Wednesday, August 04, 2010


Machado and Arboricide Etc.

Thanks to Ángel Ruiz Pérez for drawing my attention to a poem by Antonio Machado (1875-1939), Across the Land of Spain (Por tierras de España), in Landscape of Castile, tr. Mary G. Berg and Dennis Maloney (Buffalo: White Pine Press, 2005), pp. 36-39 (lines 1-8 on pp. 36-37):
The man of this country who torches pine forests
and waits for his plunder as spoils of war
long ago razed the live-oak groves,
and felled the great oaks of the mountains.

Today he sees his poor sons flee their homes,
storms carry away the soil of the earth
along sacred rivers to the wide seas,
and on the cursed plateau, he suffers and works.

El hombre de estos campos que incendia los pinares
y su despojo aguarda como botín de guerra,
antaño hubo raído los negros encinares,
talado los robustos robledos de la sierra.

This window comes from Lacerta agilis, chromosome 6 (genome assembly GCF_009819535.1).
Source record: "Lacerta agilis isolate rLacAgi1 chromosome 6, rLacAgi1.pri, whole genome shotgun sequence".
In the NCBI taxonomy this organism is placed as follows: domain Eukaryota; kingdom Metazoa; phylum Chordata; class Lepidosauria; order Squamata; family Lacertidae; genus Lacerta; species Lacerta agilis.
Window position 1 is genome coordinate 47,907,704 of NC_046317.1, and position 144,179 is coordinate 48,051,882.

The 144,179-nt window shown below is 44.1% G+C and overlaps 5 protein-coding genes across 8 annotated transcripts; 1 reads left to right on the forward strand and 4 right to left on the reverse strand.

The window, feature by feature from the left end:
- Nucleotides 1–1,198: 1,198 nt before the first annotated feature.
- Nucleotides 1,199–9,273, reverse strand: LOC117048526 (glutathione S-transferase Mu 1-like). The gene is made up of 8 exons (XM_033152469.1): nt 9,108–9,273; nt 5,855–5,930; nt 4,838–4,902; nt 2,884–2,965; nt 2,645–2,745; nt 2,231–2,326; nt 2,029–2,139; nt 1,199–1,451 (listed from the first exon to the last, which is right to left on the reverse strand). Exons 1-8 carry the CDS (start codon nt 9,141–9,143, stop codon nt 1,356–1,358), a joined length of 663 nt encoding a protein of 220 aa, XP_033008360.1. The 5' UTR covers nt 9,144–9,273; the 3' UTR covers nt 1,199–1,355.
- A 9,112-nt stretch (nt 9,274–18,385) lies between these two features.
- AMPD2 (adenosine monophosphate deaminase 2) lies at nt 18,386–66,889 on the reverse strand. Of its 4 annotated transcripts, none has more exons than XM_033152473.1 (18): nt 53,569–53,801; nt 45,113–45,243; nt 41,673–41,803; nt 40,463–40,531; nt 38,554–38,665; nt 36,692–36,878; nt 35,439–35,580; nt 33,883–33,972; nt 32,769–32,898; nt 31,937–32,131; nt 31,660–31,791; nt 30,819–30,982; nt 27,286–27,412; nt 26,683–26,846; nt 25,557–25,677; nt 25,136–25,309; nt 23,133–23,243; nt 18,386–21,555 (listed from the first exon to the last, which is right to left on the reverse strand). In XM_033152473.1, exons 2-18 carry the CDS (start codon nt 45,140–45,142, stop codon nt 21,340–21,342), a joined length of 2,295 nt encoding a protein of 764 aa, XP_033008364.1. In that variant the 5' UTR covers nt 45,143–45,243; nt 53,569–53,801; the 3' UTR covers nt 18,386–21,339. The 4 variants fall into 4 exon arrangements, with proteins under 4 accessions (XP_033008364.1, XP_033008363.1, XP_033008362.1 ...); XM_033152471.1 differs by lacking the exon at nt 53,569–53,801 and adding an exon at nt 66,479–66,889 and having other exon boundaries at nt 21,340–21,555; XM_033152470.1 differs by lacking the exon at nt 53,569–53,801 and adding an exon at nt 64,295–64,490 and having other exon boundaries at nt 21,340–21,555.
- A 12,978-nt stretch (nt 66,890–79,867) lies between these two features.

Hoy ve a sus pobres hijos huyendo de sus lares;
la tempestad llevarse los limos de la tierra
por los sagrados ríos hacia los anchos mares;
y en páramos malditos trabaja, sufre y yerra.

Thanks also to Mr. Ruiz for links to the following newspaper articles:These newspaper articles reflect an age-old problem — see, e.g., Code of Hammarurabi 59, tr. Percy Handcock (London: Society for Promoting Christian Knowledge, 1920), p. 17:
If a man cut down a tree in a man's orchard, without the consent of the owner of the orchard, he shall pay one-half mana of silver.

In 1931 Clare Leighton (1898-1989) visited a lumber camp in Canada and afterwards made six wood engravings based on what she saw. Here are four of the six (leaving out Resting and Breaking Camp):






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